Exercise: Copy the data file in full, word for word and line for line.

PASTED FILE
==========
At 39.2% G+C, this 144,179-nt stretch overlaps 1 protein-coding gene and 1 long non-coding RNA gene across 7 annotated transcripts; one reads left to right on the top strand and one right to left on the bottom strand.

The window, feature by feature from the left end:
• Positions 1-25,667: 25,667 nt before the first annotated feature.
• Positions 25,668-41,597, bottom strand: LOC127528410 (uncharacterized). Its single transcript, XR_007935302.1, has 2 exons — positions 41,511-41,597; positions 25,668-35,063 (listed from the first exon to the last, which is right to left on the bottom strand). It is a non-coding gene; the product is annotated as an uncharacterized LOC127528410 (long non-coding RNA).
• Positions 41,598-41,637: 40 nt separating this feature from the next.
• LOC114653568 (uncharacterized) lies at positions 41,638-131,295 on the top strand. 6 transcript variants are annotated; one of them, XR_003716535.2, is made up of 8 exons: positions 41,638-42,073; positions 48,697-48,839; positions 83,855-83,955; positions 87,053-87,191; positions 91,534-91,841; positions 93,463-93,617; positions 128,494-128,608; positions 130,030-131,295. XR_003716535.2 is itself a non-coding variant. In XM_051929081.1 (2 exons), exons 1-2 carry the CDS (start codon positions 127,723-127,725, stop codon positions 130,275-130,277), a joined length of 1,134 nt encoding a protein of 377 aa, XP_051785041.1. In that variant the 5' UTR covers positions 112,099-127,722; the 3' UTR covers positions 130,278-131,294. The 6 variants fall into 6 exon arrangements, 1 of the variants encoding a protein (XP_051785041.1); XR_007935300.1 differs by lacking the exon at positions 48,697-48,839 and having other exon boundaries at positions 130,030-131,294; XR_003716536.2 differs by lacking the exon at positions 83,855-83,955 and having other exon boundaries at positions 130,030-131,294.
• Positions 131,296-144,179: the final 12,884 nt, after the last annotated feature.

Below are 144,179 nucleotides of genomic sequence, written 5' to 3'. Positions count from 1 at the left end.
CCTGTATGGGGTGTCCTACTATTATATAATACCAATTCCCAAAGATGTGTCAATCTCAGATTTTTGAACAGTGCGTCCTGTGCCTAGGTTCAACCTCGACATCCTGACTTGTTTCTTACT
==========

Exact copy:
At 39.2% G+C, this 144,179-nt stretch overlaps 1 protein-coding gene and 1 long non-coding RNA gene across 7 annotated transcripts; one reads left to right on the top strand and one right to left on the bottom strand.

The window, feature by feature from the left end:
• Positions 1-25,667: 25,667 nt before the first annotated feature.
• Positions 25,668-41,597, bottom strand: LOC127528410 (uncharacterized). Its single transcript, XR_007935302.1, has 2 exons — positions 41,511-41,597; positions 25,668-35,063 (listed from the first exon to the last, which is right to left on the bottom strand). It is a non-coding gene; the product is annotated as an uncharacterized LOC127528410 (long non-coding RNA).
• Positions 41,598-41,637: 40 nt separating this feature from the next.
• LOC114653568 (uncharacterized) lies at positions 41,638-131,295 on the top strand. 6 transcript variants are annotated; one of them, XR_003716535.2, is made up of 8 exons: positions 41,638-42,073; positions 48,697-48,839; positions 83,855-83,955; positions 87,053-87,191; positions 91,534-91,841; positions 93,463-93,617; positions 128,494-128,608; positions 130,030-131,295. XR_003716535.2 is itself a non-coding variant. In XM_051929081.1 (2 exons), exons 1-2 carry the CDS (start codon positions 127,723-127,725, stop codon positions 130,275-130,277), a joined length of 1,134 nt encoding a protein of 377 aa, XP_051785041.1. In that variant the 5' UTR covers positions 112,099-127,722; the 3' UTR covers positions 130,278-131,294. The 6 variants fall into 6 exon arrangements, 1 of the variants encoding a protein (XP_051785041.1); XR_007935300.1 differs by lacking the exon at positions 48,697-48,839 and having other exon boundaries at positions 130,030-131,294; XR_003716536.2 differs by lacking the exon at positions 83,855-83,955 and having other exon boundaries at positions 130,030-131,294.
• Positions 131,296-144,179: the final 12,884 nt, after the last annotated feature.

Below are 144,179 nucleotides of genomic sequence, written 5' to 3'. Positions count from 1 at the left end.
CCTGTATGGGGTGTCCTACTATTATATAATACCAATTCCCAAAGATGTGTCAATCTCAGATTTTTGAACAGTGCGTCCTGTGCCTAGGTTCAACCTCGACATCCTGACTTGTTTCTTACT